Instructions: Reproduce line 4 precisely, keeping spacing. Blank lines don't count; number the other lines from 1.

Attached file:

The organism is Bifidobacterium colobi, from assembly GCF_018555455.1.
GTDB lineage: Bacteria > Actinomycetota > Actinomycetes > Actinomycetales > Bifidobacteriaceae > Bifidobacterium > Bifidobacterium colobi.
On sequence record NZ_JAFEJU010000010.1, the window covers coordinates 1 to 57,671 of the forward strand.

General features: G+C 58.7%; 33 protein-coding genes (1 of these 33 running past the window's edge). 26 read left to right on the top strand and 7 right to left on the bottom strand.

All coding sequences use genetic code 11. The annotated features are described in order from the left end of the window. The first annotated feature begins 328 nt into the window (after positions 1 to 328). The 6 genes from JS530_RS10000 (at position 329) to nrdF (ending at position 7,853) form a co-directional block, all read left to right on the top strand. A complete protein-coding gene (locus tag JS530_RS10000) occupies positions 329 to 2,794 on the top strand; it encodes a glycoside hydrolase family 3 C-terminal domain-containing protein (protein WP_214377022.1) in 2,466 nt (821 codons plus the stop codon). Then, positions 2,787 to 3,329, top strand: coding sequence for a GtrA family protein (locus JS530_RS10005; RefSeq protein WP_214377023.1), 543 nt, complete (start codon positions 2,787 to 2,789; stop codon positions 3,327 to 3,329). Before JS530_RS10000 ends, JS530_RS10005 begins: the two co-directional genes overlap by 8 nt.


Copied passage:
General features: G+C 58.7%; 33 protein-coding genes (1 of these 33 running past the window's edge). 26 read left to right on the top strand and 7 right to left on the bottom strand.